The confluence of the Israeli snap elections, the Arab, Muslim and Gulf Co-operation Council summits in Mecca and the upcoming “Bahrain Workshop”, underscores the amateur nature of President Trump’s Middle East policy. The conundrum in which Washington finds itself illustrates the absence of any comprehensive thinking on the part of the administration towards Iran, the Arab world, and the Palestinian-Israeli conflict. In light of the recent Arab, Muslim and GCC statements on the future of Palestinian-Israeli rapprochement and the need to have such a settlement grounded in the “two-state” and “land for peace” paradigm, whatever “Deal of the Century”, or parts of it, that Jared Kushner plans to reveal at the so-called Bahrain Workshop at the end of June will be dead on arrival. Arab, Muslim, and Palestinian leaders have already signalled their disapproval of the American approach, stating that economic support is welcome but statehood rights cannot be overlooked.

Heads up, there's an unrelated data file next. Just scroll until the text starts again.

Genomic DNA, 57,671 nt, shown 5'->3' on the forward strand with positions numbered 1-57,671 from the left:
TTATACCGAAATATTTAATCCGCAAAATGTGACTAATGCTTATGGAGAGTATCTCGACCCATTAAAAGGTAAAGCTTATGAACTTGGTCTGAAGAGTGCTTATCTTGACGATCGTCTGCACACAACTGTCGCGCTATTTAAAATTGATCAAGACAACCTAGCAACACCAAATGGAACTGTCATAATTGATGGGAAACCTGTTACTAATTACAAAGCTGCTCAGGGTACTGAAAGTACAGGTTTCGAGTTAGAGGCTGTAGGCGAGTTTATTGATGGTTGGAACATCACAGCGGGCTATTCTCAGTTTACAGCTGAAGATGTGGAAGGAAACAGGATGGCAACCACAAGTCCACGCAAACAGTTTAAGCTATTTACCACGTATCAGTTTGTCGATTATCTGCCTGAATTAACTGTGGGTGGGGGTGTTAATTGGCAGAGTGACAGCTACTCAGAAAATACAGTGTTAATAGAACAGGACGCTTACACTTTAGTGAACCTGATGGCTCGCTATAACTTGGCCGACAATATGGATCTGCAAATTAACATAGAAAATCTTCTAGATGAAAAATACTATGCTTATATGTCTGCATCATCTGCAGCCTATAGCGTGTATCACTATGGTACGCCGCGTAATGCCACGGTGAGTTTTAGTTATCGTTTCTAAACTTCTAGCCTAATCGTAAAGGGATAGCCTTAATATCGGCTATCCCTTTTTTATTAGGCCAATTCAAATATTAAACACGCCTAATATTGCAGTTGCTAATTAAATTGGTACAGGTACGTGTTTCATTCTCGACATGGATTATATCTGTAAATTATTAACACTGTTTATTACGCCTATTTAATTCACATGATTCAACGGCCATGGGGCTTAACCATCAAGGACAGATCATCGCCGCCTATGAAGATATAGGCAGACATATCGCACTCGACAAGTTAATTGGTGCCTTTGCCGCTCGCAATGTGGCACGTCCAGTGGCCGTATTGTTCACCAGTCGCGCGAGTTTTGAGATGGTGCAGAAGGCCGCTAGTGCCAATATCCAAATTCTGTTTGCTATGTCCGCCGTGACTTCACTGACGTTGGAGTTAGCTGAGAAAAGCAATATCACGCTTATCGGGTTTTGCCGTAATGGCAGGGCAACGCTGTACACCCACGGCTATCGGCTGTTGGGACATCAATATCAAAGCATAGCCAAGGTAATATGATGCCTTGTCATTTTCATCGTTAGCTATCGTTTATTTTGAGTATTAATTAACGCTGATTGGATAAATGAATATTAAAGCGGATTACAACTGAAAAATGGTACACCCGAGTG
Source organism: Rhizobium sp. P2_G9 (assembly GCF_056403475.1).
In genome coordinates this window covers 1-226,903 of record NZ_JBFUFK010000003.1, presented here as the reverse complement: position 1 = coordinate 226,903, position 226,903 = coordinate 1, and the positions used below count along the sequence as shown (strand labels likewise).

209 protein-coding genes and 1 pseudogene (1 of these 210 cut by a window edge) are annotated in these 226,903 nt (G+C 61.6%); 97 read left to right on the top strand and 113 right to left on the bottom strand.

Even on Iran, although the Saudis were able to engineer a strong Arab, Gulf and Muslim statement at the three summits against Iran, regional leaders are no longer sure or clear of the Trump Administration’s real stand. The Saudi and Emirati leaders, together with Israeli Prime Minister Benjamin Netanyahu, have been clamouring for a war, presumably lead by the Americans. According to recent statements, however, the administration is backtracking on the rush to war. “Regime change,” according to Trump, is off the table, and the draconian and untenable conditions that Secretary of State Mike Pompeo had established earlier as a requirement for talks with Iran have been jettisoned. ‘We are prepared to engage in a conversation with no pre-conditions,’ Pompeo said in a recent press interview. ‘We are ready to sit down.’

Netanyahu’s political future is the other wobbly pillar of Trump’s Middle East political edifice. Jared Kushner and Jason Greenblatt, the president’s special envoys dealing with the Israeli-Palestinian conflict, had banked on the Israeli prime minister’s solid standing in Israel and the Gulf region to help sell the plan through economic largesse. Netanyahu’s failure to form a government, resulting in snap elections to be held in the (northern) autumn, and his legal troubles, with a looming indictment on corruption, have weakened his position, throwing the whole process in doubt.

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